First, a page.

ROCKVILLE — For more than two years, the City of Rockville has been without a permanent police chief.
Ever since longtime City Police Chief Terry Treschuk retired in June of 2016, there has been a vacancy at the top of the department that took until this week to fill.
On Monday, Rockville Mayor Bridget Donnell Newton swore in Victor Brito as Rockville’s new police chief. Brito, the former Hagerstown police chief and 25-year veteran of the D.C. Metropolitan Police Department, told the crowd gathered inside the cramped City Hall that policing was about building trust with the community through personal relationships.
“Building relationships in police departments and in law enforcement is paramount – it’s the foundation of what we do,” Brito said in prepared remarks after he was sworn in as police chief. “As we develop new programs and implement technology and take on new initiatives, please know that the Rockville City Police Department must always regard our city’s residents as our highest priority.”
City Manager Robert DiSpirito, who hired Brito, said he did so in part because of Brito’s experience policing a diverse community in Washington, and how those skills could be transferred to policing the City’s diverse community.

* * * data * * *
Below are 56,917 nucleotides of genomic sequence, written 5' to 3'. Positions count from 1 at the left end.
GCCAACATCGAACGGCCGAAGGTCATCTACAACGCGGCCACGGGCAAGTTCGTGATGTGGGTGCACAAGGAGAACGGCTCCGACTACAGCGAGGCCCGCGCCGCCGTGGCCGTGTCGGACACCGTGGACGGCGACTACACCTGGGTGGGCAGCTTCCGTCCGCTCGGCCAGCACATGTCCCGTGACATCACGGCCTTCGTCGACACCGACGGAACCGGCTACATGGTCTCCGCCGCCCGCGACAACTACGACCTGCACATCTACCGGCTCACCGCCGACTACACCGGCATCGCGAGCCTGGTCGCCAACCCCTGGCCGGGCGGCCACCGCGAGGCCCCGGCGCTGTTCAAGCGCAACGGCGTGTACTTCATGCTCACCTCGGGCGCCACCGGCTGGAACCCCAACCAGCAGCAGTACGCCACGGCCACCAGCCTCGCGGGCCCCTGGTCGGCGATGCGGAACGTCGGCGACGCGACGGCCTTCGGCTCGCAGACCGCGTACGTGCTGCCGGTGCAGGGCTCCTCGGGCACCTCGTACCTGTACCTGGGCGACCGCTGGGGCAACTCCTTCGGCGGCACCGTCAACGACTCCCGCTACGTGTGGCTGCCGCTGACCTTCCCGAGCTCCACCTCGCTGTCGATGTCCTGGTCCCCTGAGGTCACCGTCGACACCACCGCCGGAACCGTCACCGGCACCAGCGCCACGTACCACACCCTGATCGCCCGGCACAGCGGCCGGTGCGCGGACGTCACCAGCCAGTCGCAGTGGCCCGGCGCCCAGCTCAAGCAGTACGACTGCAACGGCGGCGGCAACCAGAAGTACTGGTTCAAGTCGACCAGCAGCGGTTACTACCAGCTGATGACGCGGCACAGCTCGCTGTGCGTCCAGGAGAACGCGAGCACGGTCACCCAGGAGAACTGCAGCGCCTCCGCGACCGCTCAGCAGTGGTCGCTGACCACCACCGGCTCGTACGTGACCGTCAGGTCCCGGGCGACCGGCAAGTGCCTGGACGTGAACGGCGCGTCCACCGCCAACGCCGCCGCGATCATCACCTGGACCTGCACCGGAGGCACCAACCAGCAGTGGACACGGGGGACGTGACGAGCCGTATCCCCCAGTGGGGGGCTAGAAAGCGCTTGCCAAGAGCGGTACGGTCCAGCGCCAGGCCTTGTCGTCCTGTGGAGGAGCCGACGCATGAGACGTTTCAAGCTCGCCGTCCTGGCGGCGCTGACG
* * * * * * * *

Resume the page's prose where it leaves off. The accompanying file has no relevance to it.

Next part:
“His law enforcement experience, leadership skills, and ability to relate to citizens and employees alike make him a strong choice to guide our police department forward in its commitment to community policing,” DiSpirito saud,
Among the key questions DiSpirito had for any potential candidates would be how they would or would not enforce immigration law. Last year, the City Council passed the Fostering Community Trust Act, which prohibits City employees from participating in enforcing federal immigration law.
While the City Police Department, under then acting-chief Bob Rappaport, already had a policy to not participate in immigration law enforcement, the ordinance codified the policy into City law.
After his swearing-in ceremony, Brito told the Sentinel the Rockville Police Department will continue the City’s policy of not enforcing immigration law.
“Our rule is quite simple: we treat everybody the same. Your immigration status does not matter to us; you know, it does not matter whatsoever,” Brito said.
Rockville’s policy differs slightly from County policy regarding the enforcement of immigration law. While County officials have emphasized repeatedly that the County, nor its police department, enforces immigration law, County police officers do honor detainers from Immigration and Customs Enforcement for people who have committed “major crimes.”
Prior to taking the job in Rockville, Brito served as the police chief for Hagerstown for two years, working his way up the ranks in D.C.’s Metropolitan Police Department for five years.
Brito, who only resigned as Hagerstown’s police chief three days before he was sworn in as Rockville’s top law enforcement officer, said the first thing on his agenda as police chief is to get to know the officers and staff in the department.
During the ceremony Newton recognized outgoing acting-chief Bob Rappaport, a 30-year veteran of the Rockville Police Department who filled in for Terry Treschuk, and honored him with a plaque as a thank-you for his service to the City.